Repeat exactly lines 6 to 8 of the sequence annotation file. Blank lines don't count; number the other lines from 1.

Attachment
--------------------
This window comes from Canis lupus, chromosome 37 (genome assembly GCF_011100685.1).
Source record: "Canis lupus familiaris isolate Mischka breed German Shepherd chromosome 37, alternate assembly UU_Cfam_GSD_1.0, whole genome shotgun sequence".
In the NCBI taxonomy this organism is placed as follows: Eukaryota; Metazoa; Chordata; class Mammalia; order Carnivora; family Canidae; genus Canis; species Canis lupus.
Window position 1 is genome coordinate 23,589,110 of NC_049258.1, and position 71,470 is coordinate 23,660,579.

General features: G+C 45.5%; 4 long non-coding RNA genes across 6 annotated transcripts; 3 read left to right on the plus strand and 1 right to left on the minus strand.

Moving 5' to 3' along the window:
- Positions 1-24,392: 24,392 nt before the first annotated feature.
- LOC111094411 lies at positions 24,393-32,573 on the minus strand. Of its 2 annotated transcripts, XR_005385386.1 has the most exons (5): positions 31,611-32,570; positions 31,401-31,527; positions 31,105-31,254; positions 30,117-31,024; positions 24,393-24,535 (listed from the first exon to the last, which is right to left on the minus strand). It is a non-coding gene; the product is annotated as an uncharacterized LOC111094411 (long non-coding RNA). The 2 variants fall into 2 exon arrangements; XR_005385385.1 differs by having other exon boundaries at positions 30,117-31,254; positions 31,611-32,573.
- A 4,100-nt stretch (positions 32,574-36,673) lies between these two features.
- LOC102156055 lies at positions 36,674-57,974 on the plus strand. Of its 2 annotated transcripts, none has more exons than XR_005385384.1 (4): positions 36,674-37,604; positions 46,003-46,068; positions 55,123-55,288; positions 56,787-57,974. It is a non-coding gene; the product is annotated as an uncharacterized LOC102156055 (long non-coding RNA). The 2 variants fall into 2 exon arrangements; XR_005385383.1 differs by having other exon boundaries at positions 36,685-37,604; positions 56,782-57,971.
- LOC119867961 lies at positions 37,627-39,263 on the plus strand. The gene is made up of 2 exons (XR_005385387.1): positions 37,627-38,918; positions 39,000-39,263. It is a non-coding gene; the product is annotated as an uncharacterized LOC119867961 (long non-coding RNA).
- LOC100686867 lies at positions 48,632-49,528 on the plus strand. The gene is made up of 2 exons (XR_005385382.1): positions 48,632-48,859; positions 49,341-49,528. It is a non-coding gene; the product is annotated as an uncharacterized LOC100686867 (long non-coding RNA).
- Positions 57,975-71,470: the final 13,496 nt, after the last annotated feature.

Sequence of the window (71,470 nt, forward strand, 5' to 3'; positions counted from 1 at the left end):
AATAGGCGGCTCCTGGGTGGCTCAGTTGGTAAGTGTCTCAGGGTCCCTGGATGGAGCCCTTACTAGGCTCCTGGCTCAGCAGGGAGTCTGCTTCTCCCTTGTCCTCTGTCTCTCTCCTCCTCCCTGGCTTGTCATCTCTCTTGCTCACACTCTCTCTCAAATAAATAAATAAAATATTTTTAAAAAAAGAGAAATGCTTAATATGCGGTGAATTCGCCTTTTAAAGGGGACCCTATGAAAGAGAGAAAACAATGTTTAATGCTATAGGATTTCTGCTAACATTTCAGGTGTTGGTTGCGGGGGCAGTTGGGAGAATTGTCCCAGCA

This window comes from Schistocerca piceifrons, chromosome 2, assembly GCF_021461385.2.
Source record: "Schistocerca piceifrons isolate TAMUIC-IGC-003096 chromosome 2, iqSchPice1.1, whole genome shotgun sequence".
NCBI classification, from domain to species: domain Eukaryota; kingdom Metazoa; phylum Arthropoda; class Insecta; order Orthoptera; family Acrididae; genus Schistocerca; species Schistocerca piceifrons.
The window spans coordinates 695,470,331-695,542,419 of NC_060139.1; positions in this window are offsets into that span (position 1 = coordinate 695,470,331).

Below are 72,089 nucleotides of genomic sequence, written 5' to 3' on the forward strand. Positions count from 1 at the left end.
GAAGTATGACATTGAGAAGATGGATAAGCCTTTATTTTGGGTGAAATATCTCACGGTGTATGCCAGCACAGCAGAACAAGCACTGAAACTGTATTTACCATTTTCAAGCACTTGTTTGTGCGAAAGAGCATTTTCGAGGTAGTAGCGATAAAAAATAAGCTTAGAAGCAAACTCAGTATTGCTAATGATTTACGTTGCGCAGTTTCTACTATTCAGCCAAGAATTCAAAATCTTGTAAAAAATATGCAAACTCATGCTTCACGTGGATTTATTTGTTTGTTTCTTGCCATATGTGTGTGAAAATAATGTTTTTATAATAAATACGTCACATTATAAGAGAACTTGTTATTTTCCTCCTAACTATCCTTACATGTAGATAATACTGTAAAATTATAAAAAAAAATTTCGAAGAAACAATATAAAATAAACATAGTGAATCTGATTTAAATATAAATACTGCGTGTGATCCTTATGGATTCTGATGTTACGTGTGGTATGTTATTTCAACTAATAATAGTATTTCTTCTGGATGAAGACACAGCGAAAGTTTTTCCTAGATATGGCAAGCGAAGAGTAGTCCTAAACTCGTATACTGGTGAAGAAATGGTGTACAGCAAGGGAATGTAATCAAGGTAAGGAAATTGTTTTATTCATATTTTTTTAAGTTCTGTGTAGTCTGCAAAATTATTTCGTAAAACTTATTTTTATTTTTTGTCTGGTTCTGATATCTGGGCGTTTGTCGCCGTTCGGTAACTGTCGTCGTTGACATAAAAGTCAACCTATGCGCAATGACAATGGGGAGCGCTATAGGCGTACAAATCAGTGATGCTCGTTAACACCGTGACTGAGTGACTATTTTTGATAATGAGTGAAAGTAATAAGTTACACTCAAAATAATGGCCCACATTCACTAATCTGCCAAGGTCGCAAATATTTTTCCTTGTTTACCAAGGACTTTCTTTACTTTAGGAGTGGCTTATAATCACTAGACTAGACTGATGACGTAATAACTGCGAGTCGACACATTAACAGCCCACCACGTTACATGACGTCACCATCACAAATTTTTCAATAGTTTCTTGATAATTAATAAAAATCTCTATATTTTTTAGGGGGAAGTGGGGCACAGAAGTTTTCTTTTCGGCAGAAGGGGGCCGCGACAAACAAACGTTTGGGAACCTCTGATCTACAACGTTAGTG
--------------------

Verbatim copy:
Moving 5' to 3' along the window:
- Positions 1-24,392: 24,392 nt before the first annotated feature.
- LOC111094411 lies at positions 24,393-32,573 on the minus strand. Of its 2 annotated transcripts, XR_005385386.1 has the most exons (5): positions 31,611-32,570; positions 31,401-31,527; positions 31,105-31,254; positions 30,117-31,024; positions 24,393-24,535 (listed from the first exon to the last, which is right to left on the minus strand). It is a non-coding gene; the product is annotated as an uncharacterized LOC111094411 (long non-coding RNA). The 2 variants fall into 2 exon arrangements; XR_005385385.1 differs by having other exon boundaries at positions 30,117-31,254; positions 31,611-32,573.